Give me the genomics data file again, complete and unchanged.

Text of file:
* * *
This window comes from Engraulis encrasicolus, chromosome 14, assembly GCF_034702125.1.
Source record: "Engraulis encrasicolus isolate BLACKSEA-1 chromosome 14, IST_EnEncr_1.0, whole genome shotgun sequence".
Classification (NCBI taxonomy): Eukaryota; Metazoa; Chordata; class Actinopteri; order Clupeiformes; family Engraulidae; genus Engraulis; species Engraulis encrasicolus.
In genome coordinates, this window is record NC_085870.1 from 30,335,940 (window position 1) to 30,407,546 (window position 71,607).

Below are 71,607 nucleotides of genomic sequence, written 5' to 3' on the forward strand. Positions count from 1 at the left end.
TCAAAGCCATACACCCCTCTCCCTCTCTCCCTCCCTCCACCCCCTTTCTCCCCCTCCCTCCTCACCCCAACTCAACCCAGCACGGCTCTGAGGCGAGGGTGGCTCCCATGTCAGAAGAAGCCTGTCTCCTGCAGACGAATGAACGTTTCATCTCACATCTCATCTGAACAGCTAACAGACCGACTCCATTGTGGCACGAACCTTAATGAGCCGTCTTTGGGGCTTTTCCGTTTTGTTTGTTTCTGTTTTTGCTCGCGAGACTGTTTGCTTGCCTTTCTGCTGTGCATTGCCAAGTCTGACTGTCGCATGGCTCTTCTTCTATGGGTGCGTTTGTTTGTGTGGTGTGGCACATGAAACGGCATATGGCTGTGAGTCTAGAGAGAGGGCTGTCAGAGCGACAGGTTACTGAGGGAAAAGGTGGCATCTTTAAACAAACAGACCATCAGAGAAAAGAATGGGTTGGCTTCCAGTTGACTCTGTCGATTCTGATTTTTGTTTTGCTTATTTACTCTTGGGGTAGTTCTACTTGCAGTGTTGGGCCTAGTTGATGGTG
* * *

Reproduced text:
This window comes from Engraulis encrasicolus, chromosome 14, assembly GCF_034702125.1.
Source record: "Engraulis encrasicolus isolate BLACKSEA-1 chromosome 14, IST_EnEncr_1.0, whole genome shotgun sequence".
Classification (NCBI taxonomy): Eukaryota; Metazoa; Chordata; class Actinopteri; order Clupeiformes; family Engraulidae; genus Engraulis; species Engraulis encrasicolus.
In genome coordinates, this window is record NC_085870.1 from 30,335,940 (window position 1) to 30,407,546 (window position 71,607).

Below are 71,607 nucleotides of genomic sequence, written 5' to 3' on the forward strand. Positions count from 1 at the left end.
TCAAAGCCATACACCCCTCTCCCTCTCTCCCTCCCTCCACCCCCTTTCTCCCCCTCCCTCCTCACCCCAACTCAACCCAGCACGGCTCTGAGGCGAGGGTGGCTCCCATGTCAGAAGAAGCCTGTCTCCTGCAGACGAATGAACGTTTCATCTCACATCTCATCTGAACAGCTAACAGACCGACTCCATTGTGGCACGAACCTTAATGAGCCGTCTTTGGGGCTTTTCCGTTTTGTTTGTTTCTGTTTTTGCTCGCGAGACTGTTTGCTTGCCTTTCTGCTGTGCATTGCCAAGTCTGACTGTCGCATGGCTCTTCTTCTATGGGTGCGTTTGTTTGTGTGGTGTGGCACATGAAACGGCATATGGCTGTGAGTCTAGAGAGAGGGCTGTCAGAGCGACAGGTTACTGAGGGAAAAGGTGGCATCTTTAAACAAACAGACCATCAGAGAAAAGAATGGGTTGGCTTCCAGTTGACTCTGTCGATTCTGATTTTTGTTTTGCTTATTTACTCTTGGGGTAGTTCTACTTGCAGTGTTGGGCCTAGTTGATGGTG